But Shipman takes it a step further and argues that our unique ability to empathize and form bonds with other animals drove our evolution to such a degree that it played a central role in the invention of stone tools, language and symbolism, and domestication. In short, that it made humans human. She calls this trait the animal connection, and in addition to her initial review paper, has made it the subject of a new book.
According to Shipman, the adoption of a more carnivorous diet by the genus Homo about 2.6 million years ago required this former prey species to start depending on accurate observations of other animals to obtain more meat. Thus, a selective pressure arose favoring those hominins capable of understanding and empathizing with non-hominin species, which made them more effective hunters. This led, in turn, to the development of stone tools, used not just for hunting, but possibly also for anatomical study of carcasses. From there, the need to share complex information about animals led to the invention of language, and eventually reached ultimate fruition with the domestication of canids about 32,000 years ago.
Her thoughts about dogs are insightful: if the point of domestication was to make meat-acquisition easier, as has generally been supposed -- that is, if it was meant to reduce the risks of hunting by simply growing our own meat at home -- why then were wolves the first animals to be brought into human society? Wolves (who later became dogs) eat a lot of meat on their own, and are dangerous predators in their own right. From the perspective of evolution, domestication of a predator is maladaptive: it uses up a lot of your resources and calories, poses a danger to your offspring, and competes with you for food. Shipman maintains that animal domestication was essentially the invention of "living tools," an extension of our ability and desire to shape our environment to our needs. In this model, domesticated canids became extensions of our spears, an effective way of defending our homes and acquiring larger prey to feed more people. Ultimately, this allowed us to support larger, more settled populations and invent agriculture.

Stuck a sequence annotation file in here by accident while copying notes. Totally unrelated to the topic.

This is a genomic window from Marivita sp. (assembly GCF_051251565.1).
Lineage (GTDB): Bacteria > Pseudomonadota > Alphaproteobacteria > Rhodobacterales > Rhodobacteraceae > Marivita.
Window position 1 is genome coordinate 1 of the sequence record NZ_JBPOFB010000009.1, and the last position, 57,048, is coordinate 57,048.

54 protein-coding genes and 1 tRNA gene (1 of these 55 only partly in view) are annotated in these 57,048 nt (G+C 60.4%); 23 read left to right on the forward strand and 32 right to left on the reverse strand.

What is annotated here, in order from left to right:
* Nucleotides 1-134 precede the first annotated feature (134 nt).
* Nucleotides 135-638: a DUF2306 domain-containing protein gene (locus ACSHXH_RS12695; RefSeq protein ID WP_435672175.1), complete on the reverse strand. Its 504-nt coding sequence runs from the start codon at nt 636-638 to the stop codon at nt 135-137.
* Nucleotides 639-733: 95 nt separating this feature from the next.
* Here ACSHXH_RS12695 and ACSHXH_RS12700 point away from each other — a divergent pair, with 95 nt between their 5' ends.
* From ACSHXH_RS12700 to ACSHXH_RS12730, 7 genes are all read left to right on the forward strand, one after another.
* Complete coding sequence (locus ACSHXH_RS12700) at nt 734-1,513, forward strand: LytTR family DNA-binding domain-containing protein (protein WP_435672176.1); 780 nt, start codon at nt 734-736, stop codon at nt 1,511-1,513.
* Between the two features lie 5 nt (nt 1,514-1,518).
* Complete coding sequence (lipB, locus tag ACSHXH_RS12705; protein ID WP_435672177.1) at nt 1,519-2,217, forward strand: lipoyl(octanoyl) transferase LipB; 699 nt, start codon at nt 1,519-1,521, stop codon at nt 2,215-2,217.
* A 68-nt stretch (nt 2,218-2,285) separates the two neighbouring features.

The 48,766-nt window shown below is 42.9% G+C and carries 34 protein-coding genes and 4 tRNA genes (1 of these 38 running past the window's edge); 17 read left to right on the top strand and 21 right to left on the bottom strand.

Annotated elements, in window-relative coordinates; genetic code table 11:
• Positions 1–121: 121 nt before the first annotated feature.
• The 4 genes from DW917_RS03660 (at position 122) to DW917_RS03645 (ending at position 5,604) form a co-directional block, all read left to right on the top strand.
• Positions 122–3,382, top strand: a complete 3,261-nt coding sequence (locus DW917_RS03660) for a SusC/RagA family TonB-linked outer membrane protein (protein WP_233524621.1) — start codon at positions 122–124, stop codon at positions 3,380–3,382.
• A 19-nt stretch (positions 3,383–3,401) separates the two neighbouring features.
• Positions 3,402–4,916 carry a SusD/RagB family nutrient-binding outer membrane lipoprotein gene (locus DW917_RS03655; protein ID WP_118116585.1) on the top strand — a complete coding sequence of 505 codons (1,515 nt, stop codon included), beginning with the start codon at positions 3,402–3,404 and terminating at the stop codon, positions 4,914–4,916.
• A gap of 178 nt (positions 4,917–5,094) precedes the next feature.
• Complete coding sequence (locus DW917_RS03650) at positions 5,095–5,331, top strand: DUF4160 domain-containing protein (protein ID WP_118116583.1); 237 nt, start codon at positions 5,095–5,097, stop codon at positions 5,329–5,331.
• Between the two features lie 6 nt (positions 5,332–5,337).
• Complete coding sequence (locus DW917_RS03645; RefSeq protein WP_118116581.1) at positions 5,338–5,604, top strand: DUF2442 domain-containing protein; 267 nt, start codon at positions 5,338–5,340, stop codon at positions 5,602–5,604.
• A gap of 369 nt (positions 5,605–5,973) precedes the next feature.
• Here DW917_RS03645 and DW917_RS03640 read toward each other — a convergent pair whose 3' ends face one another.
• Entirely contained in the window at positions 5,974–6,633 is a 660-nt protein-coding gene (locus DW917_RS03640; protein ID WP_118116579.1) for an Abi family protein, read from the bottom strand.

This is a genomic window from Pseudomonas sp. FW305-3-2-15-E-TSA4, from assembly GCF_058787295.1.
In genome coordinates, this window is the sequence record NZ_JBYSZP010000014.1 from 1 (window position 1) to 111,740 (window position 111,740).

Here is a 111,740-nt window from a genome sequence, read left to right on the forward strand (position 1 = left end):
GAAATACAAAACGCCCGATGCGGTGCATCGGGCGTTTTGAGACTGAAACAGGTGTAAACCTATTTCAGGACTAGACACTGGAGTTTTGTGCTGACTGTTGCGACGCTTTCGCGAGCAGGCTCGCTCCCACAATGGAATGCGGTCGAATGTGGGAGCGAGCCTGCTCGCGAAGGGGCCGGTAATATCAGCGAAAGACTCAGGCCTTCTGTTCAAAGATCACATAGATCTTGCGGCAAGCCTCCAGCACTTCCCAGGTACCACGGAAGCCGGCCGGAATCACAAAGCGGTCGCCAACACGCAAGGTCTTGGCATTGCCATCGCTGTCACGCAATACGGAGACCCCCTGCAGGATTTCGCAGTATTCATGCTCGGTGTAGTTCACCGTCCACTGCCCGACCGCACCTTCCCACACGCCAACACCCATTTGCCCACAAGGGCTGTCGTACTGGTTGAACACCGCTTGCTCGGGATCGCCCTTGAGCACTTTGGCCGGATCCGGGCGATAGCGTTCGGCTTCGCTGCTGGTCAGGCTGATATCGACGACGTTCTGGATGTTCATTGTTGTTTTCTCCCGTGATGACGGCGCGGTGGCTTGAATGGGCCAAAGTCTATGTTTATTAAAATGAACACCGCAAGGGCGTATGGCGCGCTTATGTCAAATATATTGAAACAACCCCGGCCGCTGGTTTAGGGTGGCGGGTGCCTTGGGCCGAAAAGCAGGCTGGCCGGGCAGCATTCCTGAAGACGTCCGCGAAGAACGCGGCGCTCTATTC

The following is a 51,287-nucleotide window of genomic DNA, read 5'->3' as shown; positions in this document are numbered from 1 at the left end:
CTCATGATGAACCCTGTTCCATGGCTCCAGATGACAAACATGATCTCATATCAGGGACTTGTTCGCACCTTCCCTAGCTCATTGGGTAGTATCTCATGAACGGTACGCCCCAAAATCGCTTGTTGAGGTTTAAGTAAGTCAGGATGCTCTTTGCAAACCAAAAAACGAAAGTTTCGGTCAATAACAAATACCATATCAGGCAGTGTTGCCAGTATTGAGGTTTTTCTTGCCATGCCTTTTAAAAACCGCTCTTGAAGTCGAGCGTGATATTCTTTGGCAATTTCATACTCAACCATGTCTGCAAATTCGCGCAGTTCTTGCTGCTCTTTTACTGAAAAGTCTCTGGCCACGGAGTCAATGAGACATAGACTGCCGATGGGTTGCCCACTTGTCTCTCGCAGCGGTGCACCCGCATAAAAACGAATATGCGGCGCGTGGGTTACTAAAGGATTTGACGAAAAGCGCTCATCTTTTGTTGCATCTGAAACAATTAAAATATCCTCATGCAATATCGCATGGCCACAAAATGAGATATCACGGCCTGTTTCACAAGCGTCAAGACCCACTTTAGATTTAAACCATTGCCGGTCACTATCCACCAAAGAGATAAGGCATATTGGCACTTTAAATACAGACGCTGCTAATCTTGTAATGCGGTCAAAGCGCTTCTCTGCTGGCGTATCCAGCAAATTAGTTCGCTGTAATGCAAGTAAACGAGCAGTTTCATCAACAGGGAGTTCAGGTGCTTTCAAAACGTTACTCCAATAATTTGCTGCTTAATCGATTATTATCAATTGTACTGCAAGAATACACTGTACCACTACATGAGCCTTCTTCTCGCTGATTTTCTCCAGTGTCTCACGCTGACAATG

"Clearly," Shipman argues:
humans who handled and lived with animals more successfully accrued a selective advantage in performing tasks that humans without animals could not achieve. Domestication was reciprocal, as the animals in turn selected for behavioral or physical traits in humans, such as better communication with animals and the continued functioning of lactase into adulthood....
In this phase, the animal connection gave a selective advantage to humans who had better abilities to observe, to communicate, and to make a new sort of living tool. These abilities pre-adapted humans to live in higher densities and more permanent settlements, as happened once domestication of plants and stock animals occurred.My initial reaction to Shipman's idea was to ponder the paradox it highlights. According to her hypothesis, our capacity to empathize with, love and care for other animals as though they were members of our own family arose in within the context of increased meat-eating by our distant ancestors. In other words, the ancient roots of animal rights ideas may lie in the birth of the one behavior by which all animal rights people are horrified.
To me, it's an excellent demonstration of exaptation. We evolved the capacity to empathize with other animals so that we could more effectively exploit them; but it is that very capacity that now allows some humans to ponder the folly of our ways and espouse animal liberation on the basis of our natural capacity for empathy.
In other words, animal exploitation and animal liberation may be two applications of a single evolutionary trait: our ability to make cross-species connections with other animals!
There's a lot to think about here, and I'm certain this won't be the last we hear of Shipman's hypothesis. Based on the responses in her review paper, the idea has received a generally positive reception among her colleagues. I look forward to reading her book and getting a more in-depth treatment. In light of her ideas, it will be interesting to see where she stands on current animal issues.